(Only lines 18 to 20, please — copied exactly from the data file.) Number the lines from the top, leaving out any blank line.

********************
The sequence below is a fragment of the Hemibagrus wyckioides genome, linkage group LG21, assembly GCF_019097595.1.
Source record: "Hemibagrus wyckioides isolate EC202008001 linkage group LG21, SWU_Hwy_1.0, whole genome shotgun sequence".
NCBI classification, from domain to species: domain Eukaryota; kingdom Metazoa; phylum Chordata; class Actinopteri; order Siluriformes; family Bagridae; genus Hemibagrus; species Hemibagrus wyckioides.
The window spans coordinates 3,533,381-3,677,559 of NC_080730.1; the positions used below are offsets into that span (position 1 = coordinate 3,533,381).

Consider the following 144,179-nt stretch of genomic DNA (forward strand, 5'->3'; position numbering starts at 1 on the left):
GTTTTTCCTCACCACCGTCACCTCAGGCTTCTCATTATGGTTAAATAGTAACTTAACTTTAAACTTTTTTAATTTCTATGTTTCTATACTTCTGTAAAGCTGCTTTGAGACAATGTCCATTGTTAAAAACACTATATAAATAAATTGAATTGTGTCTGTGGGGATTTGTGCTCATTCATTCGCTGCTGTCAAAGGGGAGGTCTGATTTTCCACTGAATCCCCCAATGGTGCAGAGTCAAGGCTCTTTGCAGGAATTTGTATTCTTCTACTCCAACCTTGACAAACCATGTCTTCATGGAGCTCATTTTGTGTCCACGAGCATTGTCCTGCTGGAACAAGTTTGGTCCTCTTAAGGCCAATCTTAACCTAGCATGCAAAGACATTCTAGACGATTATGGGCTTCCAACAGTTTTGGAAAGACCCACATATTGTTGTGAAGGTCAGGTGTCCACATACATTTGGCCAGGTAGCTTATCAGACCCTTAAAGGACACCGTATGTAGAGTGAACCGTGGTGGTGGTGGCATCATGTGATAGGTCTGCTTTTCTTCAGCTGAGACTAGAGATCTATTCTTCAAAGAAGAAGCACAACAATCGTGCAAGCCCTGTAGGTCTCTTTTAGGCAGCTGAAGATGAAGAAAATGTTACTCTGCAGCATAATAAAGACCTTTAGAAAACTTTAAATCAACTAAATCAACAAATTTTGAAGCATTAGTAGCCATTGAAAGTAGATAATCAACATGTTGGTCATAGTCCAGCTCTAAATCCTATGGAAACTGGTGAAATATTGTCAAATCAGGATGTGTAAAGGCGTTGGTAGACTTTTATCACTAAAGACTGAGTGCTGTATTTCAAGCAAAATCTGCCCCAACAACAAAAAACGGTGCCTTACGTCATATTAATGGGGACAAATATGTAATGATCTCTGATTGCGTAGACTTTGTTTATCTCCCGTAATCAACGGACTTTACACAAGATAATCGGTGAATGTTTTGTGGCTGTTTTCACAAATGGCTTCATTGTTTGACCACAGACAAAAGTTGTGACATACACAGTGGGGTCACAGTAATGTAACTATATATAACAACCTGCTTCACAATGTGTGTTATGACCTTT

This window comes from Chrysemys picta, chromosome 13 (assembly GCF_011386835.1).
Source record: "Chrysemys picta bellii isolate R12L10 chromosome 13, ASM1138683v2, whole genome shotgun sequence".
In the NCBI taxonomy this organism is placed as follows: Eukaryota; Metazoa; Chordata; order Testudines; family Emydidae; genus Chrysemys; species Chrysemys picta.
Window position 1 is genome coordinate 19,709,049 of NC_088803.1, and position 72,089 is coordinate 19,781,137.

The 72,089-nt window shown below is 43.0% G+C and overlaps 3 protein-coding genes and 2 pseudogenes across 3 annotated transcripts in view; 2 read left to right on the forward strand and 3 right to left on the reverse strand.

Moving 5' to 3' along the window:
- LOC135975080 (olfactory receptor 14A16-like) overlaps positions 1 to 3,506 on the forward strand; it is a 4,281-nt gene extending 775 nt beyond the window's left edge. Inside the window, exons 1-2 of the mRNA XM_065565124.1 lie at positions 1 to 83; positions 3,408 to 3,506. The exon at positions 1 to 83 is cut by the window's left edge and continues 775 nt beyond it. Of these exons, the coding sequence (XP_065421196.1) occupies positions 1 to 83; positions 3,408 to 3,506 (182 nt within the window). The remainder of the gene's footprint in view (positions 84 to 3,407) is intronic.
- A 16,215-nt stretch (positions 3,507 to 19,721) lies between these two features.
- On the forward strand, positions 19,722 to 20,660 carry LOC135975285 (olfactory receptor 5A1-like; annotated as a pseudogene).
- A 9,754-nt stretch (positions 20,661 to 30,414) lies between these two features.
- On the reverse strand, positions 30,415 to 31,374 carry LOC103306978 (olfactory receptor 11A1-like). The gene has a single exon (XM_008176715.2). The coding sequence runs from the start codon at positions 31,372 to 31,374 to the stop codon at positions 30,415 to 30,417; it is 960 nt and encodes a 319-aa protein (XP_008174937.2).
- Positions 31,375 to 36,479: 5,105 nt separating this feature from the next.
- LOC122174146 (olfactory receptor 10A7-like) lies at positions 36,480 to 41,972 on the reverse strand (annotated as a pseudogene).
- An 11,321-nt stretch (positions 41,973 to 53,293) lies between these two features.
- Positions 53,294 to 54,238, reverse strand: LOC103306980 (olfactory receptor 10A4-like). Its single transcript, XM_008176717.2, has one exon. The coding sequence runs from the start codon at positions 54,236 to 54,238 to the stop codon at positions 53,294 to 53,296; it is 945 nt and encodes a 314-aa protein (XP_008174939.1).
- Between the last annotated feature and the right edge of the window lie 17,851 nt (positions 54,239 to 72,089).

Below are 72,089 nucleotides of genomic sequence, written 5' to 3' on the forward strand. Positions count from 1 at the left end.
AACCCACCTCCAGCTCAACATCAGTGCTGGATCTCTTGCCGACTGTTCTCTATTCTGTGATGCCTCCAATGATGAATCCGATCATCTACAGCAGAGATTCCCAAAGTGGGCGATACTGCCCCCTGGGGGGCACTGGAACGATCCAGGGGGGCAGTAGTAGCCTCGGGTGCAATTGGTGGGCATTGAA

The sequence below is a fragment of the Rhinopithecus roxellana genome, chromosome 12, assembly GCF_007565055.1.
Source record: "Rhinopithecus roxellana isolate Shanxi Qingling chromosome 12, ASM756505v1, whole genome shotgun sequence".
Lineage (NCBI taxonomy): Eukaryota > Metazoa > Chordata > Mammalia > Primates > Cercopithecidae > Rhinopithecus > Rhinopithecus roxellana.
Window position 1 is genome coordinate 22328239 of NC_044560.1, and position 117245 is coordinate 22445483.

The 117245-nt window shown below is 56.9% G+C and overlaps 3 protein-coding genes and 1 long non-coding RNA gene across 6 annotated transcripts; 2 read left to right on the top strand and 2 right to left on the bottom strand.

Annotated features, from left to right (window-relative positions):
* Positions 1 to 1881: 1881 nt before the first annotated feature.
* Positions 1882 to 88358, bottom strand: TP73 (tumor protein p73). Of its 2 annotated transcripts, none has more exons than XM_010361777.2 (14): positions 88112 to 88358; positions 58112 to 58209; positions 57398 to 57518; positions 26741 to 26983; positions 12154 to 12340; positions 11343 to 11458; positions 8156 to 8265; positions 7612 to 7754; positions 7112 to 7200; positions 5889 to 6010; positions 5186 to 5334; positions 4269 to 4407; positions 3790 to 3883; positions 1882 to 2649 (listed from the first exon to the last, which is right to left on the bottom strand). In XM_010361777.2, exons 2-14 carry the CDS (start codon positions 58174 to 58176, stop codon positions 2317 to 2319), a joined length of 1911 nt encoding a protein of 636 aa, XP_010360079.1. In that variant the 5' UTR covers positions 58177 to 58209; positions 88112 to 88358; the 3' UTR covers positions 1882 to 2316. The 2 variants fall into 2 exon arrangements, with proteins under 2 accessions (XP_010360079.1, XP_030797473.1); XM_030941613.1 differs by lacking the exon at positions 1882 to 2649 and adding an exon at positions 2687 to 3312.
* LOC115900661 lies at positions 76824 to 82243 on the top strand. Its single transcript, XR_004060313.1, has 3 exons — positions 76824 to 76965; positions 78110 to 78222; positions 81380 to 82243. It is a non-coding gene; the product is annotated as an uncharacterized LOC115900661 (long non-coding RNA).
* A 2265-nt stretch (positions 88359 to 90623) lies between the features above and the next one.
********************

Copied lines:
- Positions 31,375 to 36,479: 5,105 nt separating this feature from the next.
- LOC122174146 (olfactory receptor 10A7-like) lies at positions 36,480 to 41,972 on the reverse strand (annotated as a pseudogene).
- An 11,321-nt stretch (positions 41,973 to 53,293) lies between these two features.